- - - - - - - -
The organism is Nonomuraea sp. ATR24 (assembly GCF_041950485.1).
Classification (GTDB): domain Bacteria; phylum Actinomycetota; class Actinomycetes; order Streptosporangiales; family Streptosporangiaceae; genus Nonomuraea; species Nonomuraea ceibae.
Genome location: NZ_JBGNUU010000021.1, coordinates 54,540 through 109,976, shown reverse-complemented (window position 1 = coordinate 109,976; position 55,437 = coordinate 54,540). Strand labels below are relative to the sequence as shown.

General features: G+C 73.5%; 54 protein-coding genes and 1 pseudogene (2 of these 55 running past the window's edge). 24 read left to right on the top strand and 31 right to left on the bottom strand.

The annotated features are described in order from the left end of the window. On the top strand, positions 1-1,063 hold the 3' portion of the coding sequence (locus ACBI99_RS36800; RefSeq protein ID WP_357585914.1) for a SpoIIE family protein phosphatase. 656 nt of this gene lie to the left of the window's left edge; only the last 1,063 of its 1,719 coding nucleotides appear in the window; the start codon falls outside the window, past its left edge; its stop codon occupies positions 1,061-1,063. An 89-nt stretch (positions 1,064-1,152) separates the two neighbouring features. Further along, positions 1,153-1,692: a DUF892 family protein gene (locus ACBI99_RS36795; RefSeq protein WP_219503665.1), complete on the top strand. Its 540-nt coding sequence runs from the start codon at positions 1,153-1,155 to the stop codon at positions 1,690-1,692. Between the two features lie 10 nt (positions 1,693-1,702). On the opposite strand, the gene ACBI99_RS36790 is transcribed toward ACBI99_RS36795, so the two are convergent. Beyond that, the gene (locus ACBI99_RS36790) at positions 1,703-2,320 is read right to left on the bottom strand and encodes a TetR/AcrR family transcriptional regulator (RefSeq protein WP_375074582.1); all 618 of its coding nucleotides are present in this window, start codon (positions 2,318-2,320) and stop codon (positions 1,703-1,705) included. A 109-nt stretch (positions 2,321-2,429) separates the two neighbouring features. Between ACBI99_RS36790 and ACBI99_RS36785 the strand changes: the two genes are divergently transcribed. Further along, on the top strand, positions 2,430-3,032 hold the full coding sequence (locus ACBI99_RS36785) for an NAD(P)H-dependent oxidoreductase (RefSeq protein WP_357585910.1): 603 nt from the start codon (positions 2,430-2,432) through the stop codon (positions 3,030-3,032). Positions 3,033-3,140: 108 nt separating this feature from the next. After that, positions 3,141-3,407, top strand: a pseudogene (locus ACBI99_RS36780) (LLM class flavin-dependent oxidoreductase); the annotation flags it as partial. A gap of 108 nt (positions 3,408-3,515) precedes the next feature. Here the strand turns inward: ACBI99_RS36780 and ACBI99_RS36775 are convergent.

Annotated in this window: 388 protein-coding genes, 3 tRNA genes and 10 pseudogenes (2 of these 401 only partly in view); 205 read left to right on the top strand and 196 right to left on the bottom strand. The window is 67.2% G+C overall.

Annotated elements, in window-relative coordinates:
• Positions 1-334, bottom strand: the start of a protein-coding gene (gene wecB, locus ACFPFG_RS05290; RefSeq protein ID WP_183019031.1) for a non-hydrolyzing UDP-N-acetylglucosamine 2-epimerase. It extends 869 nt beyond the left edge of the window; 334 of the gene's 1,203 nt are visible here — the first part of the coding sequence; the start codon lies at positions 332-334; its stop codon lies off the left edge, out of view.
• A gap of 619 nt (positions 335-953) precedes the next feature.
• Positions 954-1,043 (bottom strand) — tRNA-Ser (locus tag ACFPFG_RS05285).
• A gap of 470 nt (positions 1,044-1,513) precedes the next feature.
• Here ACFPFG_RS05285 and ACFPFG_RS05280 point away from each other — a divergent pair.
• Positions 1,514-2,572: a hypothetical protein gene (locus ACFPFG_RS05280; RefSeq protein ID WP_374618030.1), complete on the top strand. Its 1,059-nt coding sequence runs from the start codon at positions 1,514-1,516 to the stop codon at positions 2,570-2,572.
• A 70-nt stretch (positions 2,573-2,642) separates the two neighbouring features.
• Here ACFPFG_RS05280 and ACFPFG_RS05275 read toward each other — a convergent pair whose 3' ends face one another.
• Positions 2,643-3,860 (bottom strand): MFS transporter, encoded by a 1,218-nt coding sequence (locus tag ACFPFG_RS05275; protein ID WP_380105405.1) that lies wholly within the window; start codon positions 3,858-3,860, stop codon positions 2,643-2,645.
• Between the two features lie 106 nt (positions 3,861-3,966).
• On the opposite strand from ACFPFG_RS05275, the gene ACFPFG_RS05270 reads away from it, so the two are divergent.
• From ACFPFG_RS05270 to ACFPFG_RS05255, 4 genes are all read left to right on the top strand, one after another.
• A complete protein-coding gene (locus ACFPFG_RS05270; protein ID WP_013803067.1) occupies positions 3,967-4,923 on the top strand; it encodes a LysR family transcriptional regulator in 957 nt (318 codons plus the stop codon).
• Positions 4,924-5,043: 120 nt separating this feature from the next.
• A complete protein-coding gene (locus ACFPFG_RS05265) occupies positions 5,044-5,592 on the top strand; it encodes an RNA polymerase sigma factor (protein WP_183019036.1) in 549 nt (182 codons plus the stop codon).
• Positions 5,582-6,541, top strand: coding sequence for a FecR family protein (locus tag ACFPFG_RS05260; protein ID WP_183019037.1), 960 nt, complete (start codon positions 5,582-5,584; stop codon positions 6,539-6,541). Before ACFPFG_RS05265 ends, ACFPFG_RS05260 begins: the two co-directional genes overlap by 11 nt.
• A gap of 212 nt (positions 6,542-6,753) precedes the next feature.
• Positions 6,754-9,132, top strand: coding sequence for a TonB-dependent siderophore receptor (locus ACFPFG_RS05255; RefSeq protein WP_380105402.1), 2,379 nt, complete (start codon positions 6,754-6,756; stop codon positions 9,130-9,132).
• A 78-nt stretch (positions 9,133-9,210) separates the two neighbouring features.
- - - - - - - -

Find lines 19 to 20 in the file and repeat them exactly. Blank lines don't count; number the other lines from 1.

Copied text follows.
• From ACFPFG_RS05270 to ACFPFG_RS05255, 4 genes are all read left to right on the top strand, one after another.
• A complete protein-coding gene (locus ACFPFG_RS05270; protein ID WP_013803067.1) occupies positions 3,967-4,923 on the top strand; it encodes a LysR family transcriptional regulator in 957 nt (318 codons plus the stop codon).